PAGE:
16 days. That’s how long this upper respiratory infection has been going on. A steroid zpack suppress the symptoms the first week, but they came back full force when I finished the pack.
Yesterday, I finished ten days of an antibiotic. I’m convinced taking them produces its own side effects, so I’m glad to be finished. I’m better, but I still have congestion, a nagging cough, and body aches. I’m starting to wonder if this has more to do with being old than with being sick. Most likely it’s a combination of the two.
It snowed on Friday and the office was closed. I’m also off from Martin Luther King Jr Day Monday. That gives me a four-day weekend to continue to recover. I’m thinking it would do me some good to bundle up and go for a walk, rather then lie around the house like I did all day yesterday.
I went into the New Year weekend on steroids prescribed for a viral upper respiratory infection. A test ruled out the flu, but I don’t see any difference. As I took the last pill on Tuesday, my symptoms came back threefold, with the addition of fever. I never made it to work this week and brief trips out of bed to the bathroom or the kitchen left me weak and breathing rapidly. I’ve been free of fever since Thursday but still—up until this morning I have had no energy and I have felt rotten.
Three amazing women cared for me: daughter, sister, and mother. Ruth shoulder the bulk of it as she was physically here in the house on her last days of winter break. Sissy stepped up with text message check-ins and a delicious, ready to cook meal. Mom is driving up today.
Several friends called or messaged to wish me a speedy recovery. For both family and friends, I feel the support, I feel humble, and above all, I am grateful.
Here are some things being sick has taught me or perhaps reminded me:
- In general, friends hope you get well soon. Close friends check in with you regularly. Family knows what you need and does it, whether it’s attention (or to be left alone), food, or some task (like cleaning out the litter box or picking up more kleenex). Both friends and family are a blessing.
- When I’m sick for any length of time, I start questioning my self worth. Unable to work, I begin thinking they’ll realize they can get along quite well without me and I’m going to lose my job. Socially, folks are meeting up for coffees, drinks, dinners, Sisters are bar crawling and going about their ministry, and even the birds that I’ve fed without fail are finding other feeders full of seed. Who needs me?
- Pets, especially Fred the cat, are a great comfort. He has stayed by my side. My cough might briefly send him off the bed to the floor, but it doesn’t take long for him to come back, sometimes napping on my arm, sometimes sleeping at my feet as he’s is now.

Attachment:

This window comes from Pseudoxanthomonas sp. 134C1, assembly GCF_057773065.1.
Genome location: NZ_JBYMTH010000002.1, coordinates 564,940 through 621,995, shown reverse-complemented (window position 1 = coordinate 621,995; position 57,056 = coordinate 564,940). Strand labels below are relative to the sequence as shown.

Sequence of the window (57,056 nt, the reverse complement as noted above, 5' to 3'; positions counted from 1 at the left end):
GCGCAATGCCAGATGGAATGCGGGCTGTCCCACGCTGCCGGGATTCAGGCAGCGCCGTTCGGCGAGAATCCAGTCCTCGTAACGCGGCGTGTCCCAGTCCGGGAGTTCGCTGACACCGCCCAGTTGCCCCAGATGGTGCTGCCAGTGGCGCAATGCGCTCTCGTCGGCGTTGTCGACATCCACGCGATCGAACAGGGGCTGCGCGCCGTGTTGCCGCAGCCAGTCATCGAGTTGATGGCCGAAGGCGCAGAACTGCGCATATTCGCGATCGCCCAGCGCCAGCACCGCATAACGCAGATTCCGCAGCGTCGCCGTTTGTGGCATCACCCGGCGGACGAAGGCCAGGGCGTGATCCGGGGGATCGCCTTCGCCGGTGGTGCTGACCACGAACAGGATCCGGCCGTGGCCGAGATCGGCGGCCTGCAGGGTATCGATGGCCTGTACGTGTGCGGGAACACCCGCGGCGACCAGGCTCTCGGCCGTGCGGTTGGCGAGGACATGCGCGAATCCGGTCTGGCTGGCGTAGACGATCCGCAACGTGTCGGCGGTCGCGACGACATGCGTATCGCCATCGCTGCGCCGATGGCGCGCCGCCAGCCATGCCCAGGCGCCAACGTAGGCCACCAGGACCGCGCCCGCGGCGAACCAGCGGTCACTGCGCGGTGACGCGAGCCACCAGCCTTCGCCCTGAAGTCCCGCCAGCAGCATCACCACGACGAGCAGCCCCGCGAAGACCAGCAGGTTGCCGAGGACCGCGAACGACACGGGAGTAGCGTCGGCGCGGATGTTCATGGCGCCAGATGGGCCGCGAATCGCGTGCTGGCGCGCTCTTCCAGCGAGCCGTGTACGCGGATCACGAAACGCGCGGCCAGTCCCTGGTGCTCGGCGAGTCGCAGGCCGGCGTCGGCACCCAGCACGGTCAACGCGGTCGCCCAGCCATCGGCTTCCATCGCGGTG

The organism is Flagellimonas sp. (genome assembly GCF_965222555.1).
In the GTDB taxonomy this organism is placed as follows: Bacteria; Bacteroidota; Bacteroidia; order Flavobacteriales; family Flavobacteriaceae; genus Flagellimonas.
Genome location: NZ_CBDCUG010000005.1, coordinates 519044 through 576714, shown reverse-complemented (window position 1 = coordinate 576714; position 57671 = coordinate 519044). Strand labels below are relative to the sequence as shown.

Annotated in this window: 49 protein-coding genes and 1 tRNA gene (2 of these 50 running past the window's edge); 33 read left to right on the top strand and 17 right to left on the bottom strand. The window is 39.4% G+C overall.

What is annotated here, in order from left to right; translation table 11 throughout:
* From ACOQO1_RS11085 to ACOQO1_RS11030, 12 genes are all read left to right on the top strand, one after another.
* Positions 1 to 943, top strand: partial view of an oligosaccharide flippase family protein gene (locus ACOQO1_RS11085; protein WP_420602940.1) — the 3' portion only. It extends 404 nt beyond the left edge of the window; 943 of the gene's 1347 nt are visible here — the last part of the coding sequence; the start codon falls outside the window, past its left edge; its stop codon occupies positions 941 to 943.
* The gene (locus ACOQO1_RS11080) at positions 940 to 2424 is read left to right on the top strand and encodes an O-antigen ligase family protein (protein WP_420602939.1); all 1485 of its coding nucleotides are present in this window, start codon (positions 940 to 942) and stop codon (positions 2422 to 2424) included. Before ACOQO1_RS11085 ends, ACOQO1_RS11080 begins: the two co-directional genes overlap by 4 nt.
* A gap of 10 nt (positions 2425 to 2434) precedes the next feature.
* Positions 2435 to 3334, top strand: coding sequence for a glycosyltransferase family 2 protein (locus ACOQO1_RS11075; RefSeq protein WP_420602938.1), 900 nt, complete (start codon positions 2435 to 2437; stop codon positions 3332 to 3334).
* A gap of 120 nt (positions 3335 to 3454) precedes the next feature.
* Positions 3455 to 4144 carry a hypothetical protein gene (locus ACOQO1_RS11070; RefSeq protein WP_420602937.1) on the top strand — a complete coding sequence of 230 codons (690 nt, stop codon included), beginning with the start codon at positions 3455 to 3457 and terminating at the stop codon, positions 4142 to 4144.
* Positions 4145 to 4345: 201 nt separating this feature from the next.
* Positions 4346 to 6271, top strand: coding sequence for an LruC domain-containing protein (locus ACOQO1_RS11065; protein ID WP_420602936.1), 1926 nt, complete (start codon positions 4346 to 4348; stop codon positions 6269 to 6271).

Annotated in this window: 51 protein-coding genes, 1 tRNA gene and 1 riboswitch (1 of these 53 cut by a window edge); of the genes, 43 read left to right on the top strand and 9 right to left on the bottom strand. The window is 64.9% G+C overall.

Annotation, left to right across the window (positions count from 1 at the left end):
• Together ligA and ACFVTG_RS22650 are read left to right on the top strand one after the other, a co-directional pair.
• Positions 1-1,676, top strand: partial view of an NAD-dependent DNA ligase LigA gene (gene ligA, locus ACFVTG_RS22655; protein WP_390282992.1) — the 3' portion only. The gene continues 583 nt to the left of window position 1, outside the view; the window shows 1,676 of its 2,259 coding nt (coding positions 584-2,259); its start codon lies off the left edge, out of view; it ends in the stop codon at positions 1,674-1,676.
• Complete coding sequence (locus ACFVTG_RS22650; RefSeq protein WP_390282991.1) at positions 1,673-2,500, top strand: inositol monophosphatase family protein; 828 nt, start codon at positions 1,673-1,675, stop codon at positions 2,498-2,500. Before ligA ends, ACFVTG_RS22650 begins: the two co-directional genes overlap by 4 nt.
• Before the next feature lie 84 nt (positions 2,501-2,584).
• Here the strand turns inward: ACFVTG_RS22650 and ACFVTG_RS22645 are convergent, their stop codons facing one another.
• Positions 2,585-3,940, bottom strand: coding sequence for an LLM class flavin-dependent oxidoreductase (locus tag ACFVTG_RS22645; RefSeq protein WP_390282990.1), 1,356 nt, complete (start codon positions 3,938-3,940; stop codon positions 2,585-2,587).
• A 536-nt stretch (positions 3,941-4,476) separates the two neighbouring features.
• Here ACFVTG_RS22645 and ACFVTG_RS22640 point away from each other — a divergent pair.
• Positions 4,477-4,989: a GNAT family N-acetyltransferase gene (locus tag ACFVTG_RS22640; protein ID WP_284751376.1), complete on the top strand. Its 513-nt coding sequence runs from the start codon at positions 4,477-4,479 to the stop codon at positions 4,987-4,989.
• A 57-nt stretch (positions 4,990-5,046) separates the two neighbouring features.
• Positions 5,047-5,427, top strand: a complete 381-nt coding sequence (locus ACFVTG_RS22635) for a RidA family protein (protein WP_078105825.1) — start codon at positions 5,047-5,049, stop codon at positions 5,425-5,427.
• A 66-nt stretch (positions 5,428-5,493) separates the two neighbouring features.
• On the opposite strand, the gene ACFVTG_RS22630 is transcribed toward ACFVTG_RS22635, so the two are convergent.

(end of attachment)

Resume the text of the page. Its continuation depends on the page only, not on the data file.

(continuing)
- It’s hard to be single and be sick. This is the first time I’ve experienced it and the topic deserves its own blog post.
- I start to wonder if this is forever and if it is, what will that mean? I realize that for many people, sickness is their reality. It stirs compassion within me, and causes me to resolve to be more like family than friend (see above) if I have the choice.
I feel better this morning. I’ll enjoy Mom’s company today and stay home. I’ll shower, dress, and tackle putting Christmas away (but slowly). Monday, I’ll go back to work and step back into that reality.
However, those bullet points raise subjects worth exploring: How do I define my worth? At age fifty-three, I’m single for the first time in my adult life. How am I dealing with that? What kind of friend am I?
Spending time answering these questions may be my New Year resolutions.
The view during my savasana.
The wait is over. Test results cane back today. I’ll take it.
*WARNING* Old man post to follow.
At fifty, I recently had my first prostate-specific antigen test (PSA). The results came back showing an elevated level, so it was off for my first visit to the urologist. She explained to me that there are three reasons for elevated PSA results. 1) a faulty test; 2) a recently stimulated prostate (as a result of exercise, sex, even excessive cough); 3) prostate cancer. This being my first test, I’m now scheduled for a second one at the end of the month.
The second test will look for further elevation. 1 and 2 above fluctuate, but 3 steadily rises. My urologist wants to give my prostate enough time between tests (about six weeks total) to do its thing so the results of the next test will be measurable. If the next test comes back the same or higher, she will schedule a biopsy.
Here’s the kicker: testosterone feeds prostate cancer cells. A couple of years ago I was diagnosed with low testosterone, so I give myself a shot as a supplement. While I wait for the next PSA test, I’m to lay off of the testosterone. Queue the fatigue, sleepless nights, ringing ears, dry skin, and general malaise that drove me to getting testosterone in the first place.
I’m going to ask my husband to hide my little vial of testosterone because I know I’ll be jonesin’ for it. It’s going to be a long three weeks.
If there’s a doctor reading this, please correct in the comments section any misinformation I may have represented. Also, consider developmenting a slow-release capsule thing that one could have surgically packed into the space where the prostate lies. Men in this situation could have their prostate gland removed and replaced with a long-term testosterone delivery thingy. Let’s say they need this thing replaced every two years. You’d make a fortune!
You can find out more about PSA testing, here.
It’s outside in Central Florida, so hot yoga it is!